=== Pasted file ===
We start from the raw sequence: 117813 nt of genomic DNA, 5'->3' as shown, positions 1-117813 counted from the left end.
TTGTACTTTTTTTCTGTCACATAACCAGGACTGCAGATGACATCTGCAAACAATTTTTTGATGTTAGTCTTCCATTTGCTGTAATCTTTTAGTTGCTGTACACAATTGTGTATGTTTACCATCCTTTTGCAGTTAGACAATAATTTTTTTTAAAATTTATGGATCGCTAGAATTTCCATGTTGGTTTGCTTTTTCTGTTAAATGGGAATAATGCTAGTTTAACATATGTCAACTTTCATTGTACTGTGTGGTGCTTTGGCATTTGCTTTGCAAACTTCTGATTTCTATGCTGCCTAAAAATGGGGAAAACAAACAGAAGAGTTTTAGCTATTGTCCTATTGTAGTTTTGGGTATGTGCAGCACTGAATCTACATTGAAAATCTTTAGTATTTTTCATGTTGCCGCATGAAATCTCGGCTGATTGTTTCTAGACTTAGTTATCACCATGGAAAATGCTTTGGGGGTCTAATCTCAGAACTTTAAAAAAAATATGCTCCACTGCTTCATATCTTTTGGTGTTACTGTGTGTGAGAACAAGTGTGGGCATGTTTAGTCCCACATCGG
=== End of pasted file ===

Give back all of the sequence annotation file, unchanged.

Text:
We start from the raw sequence: 117813 nt of genomic DNA, 5'->3' as shown, positions 1-117813 counted from the left end.
TTGTACTTTTTTTCTGTCACATAACCAGGACTGCAGATGACATCTGCAAACAATTTTTTGATGTTAGTCTTCCATTTGCTGTAATCTTTTAGTTGCTGTACACAATTGTGTATGTTTACCATCCTTTTGCAGTTAGACAATAATTTTTTTTAAAATTTATGGATCGCTAGAATTTCCATGTTGGTTTGCTTTTTCTGTTAAATGGGAATAATGCTAGTTTAACATATGTCAACTTTCATTGTACTGTGTGGTGCTTTGGCATTTGCTTTGCAAACTTCTGATTTCTATGCTGCCTAAAAATGGGGAAAACAAACAGAAGAGTTTTAGCTATTGTCCTATTGTAGTTTTGGGTATGTGCAGCACTGAATCTACATTGAAAATCTTTAGTATTTTTCATGTTGCCGCATGAAATCTCGGCTGATTGTTTCTAGACTTAGTTATCACCATGGAAAATGCTTTGGGGGTCTAATCTCAGAACTTTAAAAAAAATATGCTCCACTGCTTCATATCTTTTGGTGTTACTGTGTGTGAGAACAAGTGTGGGCATGTTTAGTCCCACATCGG